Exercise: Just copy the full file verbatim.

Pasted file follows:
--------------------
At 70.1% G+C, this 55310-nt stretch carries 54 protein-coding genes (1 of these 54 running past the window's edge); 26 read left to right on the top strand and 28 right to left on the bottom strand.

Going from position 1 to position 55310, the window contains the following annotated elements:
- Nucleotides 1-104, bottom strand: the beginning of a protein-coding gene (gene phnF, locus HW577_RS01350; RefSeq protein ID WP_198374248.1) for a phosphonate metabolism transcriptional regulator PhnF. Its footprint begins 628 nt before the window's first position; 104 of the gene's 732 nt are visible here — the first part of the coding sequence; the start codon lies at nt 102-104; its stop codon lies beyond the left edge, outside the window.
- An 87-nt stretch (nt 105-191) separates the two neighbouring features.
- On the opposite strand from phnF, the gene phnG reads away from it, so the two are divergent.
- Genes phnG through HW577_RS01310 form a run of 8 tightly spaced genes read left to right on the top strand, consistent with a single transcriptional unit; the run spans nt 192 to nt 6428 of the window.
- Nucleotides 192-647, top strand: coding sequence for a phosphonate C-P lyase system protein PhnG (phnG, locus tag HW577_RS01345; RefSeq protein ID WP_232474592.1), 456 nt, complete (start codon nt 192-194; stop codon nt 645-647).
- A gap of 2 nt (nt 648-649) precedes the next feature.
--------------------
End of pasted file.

At 70.1% G+C, this 55310-nt stretch carries 54 protein-coding genes (1 of these 54 running past the window's edge); 26 read left to right on the top strand and 28 right to left on the bottom strand.

Going from position 1 to position 55310, the window contains the following annotated elements:
- Nucleotides 1-104, bottom strand: the beginning of a protein-coding gene (gene phnF, locus HW577_RS01350; RefSeq protein ID WP_198374248.1) for a phosphonate metabolism transcriptional regulator PhnF. Its footprint begins 628 nt before the window's first position; 104 of the gene's 732 nt are visible here — the first part of the coding sequence; the start codon lies at nt 102-104; its stop codon lies beyond the left edge, outside the window.
- An 87-nt stretch (nt 105-191) separates the two neighbouring features.
- On the opposite strand from phnF, the gene phnG reads away from it, so the two are divergent.
- Genes phnG through HW577_RS01310 form a run of 8 tightly spaced genes read left to right on the top strand, consistent with a single transcriptional unit; the run spans nt 192 to nt 6428 of the window.
- Nucleotides 192-647, top strand: coding sequence for a phosphonate C-P lyase system protein PhnG (phnG, locus tag HW577_RS01345; RefSeq protein ID WP_232474592.1), 456 nt, complete (start codon nt 192-194; stop codon nt 645-647).
- A gap of 2 nt (nt 648-649) precedes the next feature.